Defense brightens Cajuns' outlook in win

Kevin Foote
The Daily Advertiser

It was a cold, dark and pretty dreary afternoon and evening at Cajun Field.

UL's Michael Jacquet celebrates his interception with teammate Kamar Greenhouse during the Cajuns' 36-22 home win over Georgia State on Saturday at Cajun Field.

The UL Ragin’ Cajuns even wore black uniforms to add to that melancholy feeling that prevailed early on in the 36-22 win over Georgia State.

It also didn’t help the mood around the joint when UL’s offense punted three of its first four possessions and Georgia State’s offense punted four times and missed a field goal in its first five drives.

Of course, the only thing that truly would have made the experience miserable for coach Billy Napier’s Cajuns was actually losing the game to a 2-7 team on the first cold home game of the season with so much riding on the outcome.

More:Second half left UL fans wondering what might have been

And just when it seriously began to appear possible when the visiting Panthers narrowed UL’s lead to 16-14 with 1:46 left in the third period, somehow the Cajuns brightened things up in a hurry with a late flurry any Cajun fan should appreciate — especially those with frozen toes.

In a matter of moments, things went from scary to over. Running backs Elijah Mitchell and Raymond Calais continued to roll with touchdown runs, while the defense delivered a three-and-out and a Michael Jacquet interception to put the Cajuns on easy street.

“It was one of those deals,” Napier said. “You’ve got to give Georgia State some credit. They got us off the field. They made some third-down stops. A few miscues in terms of the stunts they were running that we didn’t expect. But they got us off the field.

“There’s been days where we weren’t able to overcome that sort of start.”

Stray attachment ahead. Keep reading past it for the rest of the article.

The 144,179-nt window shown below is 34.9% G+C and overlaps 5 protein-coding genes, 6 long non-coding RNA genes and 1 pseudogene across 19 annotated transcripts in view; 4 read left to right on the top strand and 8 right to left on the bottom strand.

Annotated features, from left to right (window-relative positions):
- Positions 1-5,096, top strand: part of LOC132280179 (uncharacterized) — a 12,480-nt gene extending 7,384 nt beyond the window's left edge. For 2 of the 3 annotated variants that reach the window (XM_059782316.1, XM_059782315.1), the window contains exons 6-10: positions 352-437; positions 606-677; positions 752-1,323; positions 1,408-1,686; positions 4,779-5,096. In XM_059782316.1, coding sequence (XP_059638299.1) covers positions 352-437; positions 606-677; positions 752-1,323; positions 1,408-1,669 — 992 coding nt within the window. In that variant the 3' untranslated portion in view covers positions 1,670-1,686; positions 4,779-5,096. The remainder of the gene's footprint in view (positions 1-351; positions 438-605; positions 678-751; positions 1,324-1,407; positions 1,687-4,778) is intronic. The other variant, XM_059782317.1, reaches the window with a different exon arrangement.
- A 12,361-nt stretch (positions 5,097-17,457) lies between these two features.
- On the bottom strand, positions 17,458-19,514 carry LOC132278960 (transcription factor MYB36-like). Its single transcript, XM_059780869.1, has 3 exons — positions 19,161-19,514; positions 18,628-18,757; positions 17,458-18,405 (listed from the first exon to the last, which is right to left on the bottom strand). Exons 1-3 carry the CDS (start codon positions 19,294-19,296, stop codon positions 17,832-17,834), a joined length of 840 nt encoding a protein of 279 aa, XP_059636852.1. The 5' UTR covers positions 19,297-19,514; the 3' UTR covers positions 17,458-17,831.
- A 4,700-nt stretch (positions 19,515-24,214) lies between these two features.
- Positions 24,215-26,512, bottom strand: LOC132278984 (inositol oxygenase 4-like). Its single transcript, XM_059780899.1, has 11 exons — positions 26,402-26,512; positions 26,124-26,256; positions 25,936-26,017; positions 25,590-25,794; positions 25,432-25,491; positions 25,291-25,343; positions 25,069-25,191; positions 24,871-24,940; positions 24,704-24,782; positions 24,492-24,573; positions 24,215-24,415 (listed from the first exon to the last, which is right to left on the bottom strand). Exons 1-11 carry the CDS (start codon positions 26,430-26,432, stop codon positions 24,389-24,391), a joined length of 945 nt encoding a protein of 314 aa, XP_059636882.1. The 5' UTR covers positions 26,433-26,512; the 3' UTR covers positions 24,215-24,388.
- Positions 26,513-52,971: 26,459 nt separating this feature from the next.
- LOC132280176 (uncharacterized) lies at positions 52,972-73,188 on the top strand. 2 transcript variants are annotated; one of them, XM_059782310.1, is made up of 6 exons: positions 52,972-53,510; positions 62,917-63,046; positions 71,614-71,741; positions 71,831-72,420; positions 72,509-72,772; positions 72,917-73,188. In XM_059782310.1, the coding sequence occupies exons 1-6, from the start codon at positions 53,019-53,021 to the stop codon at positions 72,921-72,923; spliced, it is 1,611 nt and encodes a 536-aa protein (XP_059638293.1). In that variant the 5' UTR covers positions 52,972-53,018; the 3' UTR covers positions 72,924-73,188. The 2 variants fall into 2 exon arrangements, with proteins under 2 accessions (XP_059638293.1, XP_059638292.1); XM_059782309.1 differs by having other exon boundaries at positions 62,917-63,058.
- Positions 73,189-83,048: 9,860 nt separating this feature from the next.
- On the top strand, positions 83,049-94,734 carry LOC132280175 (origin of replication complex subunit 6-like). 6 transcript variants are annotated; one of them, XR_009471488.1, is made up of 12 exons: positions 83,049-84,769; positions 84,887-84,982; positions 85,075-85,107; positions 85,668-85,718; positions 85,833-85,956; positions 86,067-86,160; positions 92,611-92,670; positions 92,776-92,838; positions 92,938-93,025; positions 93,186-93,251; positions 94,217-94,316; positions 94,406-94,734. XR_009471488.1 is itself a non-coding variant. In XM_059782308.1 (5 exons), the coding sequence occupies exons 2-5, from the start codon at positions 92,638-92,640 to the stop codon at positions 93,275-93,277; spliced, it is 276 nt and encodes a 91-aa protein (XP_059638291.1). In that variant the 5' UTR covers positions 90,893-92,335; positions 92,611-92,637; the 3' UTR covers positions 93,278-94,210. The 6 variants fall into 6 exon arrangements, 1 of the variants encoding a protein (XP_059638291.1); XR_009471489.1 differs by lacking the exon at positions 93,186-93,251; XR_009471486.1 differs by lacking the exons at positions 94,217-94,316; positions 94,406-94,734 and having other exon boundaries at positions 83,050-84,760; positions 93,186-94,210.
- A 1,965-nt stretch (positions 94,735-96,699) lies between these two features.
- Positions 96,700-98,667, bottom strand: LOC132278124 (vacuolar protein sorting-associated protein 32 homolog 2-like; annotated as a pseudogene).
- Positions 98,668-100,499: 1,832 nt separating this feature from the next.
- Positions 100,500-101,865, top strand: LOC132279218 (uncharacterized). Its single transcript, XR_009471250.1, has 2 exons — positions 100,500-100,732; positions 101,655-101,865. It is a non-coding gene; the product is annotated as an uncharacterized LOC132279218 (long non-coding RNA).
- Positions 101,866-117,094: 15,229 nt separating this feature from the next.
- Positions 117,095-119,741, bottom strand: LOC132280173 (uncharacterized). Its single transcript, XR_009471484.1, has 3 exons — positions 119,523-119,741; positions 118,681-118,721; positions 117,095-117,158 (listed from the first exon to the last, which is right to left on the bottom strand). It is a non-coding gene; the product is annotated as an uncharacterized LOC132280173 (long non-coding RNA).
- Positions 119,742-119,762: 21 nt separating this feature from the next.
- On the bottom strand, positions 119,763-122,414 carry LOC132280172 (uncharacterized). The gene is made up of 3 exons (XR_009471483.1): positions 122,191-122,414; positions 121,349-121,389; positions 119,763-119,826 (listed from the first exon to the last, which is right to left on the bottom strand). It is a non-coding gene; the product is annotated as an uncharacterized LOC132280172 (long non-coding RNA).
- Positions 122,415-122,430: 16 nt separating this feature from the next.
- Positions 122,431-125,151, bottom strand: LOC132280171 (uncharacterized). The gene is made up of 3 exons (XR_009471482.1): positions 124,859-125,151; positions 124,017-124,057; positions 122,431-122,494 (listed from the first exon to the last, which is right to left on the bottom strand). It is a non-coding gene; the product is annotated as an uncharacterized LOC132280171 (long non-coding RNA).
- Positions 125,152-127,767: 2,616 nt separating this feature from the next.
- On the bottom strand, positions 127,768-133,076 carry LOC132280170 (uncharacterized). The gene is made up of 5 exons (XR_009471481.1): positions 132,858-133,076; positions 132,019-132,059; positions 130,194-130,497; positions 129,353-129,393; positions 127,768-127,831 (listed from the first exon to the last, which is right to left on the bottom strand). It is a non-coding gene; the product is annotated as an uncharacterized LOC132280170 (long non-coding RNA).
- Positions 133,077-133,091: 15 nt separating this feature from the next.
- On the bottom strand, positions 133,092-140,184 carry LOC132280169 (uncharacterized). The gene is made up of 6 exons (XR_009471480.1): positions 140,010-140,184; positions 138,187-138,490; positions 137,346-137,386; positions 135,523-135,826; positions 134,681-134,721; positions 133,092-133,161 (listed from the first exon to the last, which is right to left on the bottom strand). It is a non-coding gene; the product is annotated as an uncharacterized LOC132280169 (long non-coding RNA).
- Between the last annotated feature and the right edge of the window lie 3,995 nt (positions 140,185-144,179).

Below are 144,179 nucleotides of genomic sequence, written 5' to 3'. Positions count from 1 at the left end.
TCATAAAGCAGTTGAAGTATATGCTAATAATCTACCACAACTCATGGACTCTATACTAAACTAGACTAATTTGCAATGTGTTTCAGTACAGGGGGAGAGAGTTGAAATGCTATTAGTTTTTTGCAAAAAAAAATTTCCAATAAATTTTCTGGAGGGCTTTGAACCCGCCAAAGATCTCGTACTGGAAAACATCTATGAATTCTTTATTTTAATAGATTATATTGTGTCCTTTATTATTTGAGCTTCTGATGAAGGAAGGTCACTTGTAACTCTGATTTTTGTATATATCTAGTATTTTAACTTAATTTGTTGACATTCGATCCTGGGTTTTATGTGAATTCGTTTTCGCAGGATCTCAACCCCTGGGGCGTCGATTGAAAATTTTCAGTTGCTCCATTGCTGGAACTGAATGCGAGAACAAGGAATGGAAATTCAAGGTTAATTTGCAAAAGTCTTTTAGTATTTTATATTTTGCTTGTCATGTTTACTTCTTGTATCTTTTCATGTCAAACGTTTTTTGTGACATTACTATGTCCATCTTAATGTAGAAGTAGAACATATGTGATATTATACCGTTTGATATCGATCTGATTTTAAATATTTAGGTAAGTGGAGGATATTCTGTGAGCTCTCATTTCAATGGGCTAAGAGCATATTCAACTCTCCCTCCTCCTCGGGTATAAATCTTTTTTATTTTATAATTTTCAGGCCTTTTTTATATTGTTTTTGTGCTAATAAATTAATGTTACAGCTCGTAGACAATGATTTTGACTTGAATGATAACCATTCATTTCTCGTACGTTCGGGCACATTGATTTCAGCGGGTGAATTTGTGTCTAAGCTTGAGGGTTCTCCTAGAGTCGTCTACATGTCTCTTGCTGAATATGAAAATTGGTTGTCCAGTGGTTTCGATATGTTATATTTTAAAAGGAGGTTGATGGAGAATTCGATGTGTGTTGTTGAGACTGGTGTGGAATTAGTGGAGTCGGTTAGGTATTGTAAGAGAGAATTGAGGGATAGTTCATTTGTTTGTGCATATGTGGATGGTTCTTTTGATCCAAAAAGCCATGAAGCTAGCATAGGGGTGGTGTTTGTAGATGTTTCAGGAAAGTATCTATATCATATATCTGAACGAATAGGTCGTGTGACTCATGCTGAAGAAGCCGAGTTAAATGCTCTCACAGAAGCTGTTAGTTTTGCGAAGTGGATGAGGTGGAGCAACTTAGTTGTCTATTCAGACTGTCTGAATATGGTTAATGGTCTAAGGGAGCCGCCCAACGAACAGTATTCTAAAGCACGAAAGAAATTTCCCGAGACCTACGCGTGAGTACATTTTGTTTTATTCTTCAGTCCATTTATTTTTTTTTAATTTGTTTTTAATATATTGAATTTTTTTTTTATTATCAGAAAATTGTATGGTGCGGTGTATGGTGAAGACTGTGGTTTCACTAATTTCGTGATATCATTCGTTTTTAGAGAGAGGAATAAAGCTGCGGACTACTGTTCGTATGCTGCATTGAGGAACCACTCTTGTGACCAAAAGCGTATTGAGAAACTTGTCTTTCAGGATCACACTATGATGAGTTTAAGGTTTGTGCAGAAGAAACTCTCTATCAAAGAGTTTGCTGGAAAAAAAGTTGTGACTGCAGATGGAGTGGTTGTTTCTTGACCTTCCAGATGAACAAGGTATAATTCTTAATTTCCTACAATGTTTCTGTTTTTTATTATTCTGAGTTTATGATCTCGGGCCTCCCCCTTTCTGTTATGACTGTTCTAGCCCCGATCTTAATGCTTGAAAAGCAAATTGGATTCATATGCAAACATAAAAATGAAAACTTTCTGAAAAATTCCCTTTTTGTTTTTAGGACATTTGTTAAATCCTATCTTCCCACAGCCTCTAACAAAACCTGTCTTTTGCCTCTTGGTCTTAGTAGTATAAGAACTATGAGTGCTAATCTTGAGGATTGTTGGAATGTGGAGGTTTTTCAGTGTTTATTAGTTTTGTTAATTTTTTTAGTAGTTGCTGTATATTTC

On this night, the offense was able to stay patient long enough to allow the running game to explode to the tune of 355 yards and put the game away.

More:With Elijah Mitchell ailing, UL rushing depth valued

The reasons for that was crafty punting by Rhys Byrns, who dropped three punts inside the 10, and the defense, which forced five punts and limited the Panthers to 2-for-13 on third down.

“We’re growing as a team,” Napier said.

“Because we’re playing better on (special) teams, playing better on defense, we were able to get into the locker room, get it fixed and go out and put together more production in the third and fourth quarters.”

Earlier this season, Napier did predict there would be a time when the defense would carry the offense. It did for three quarters in Saturday’s win.

“There’s been many a time where they were frustrated, people were saying this about them and that about them, but I ain’t buying it,” Napier said. “We’re just going to keep working.”

Linebacker Jacques Boudreaux, who collected a career-high nine tackles, said the defense never doubted its potential.

More:A second chance is all UL linebacker Gardner needed

“Absolutely, regardless of what anybody said, we knew what we were capable of as a defense,” Boudreaux said. “When we play our brand of football, we’re a scary outfit all across the board.

“We really have playmakers at every position on defense. If we keep playing hard and keep playing physical like we did tonight, the sky’s the limit for us.”

On this night, though, UL’s front wall stood strong. Zi’Yon Hill had nine solos tackles, a sack and a stop behind the line.

“Guys like Zi’Yon Hill, LaDarrius Kidd and Bennie Higgins, they were winning their one-on-one matchups on the defensive line,” Boudreaux said. “That’s big. Any time as linebackers, we don’t have to fight off any offensive linemen, our jobs are easier.”

Chauncey Manac’s return was huge with six tackles.

More:Napier's play-calling duties tricky proposition

“Chauncey’s a dominant force up there,” Boudreaux said. “It’s very hard for guys to block him. He’s fast; he’s big; he’s physical. When he comes back, that’s extra gas to power the defense.”

On a night when it could have been “lights out” on UL’s Sun Belt West Division title hopes, the bright spots were hard to notice at times — largely because they came from so many unexpected places.

And in Napier’s mind, most importantly they came from a balanced team effort.

“I’m proud of that (defensive) staff,” he said. “We’re getting better leadership on the defense. Young players are growing up.”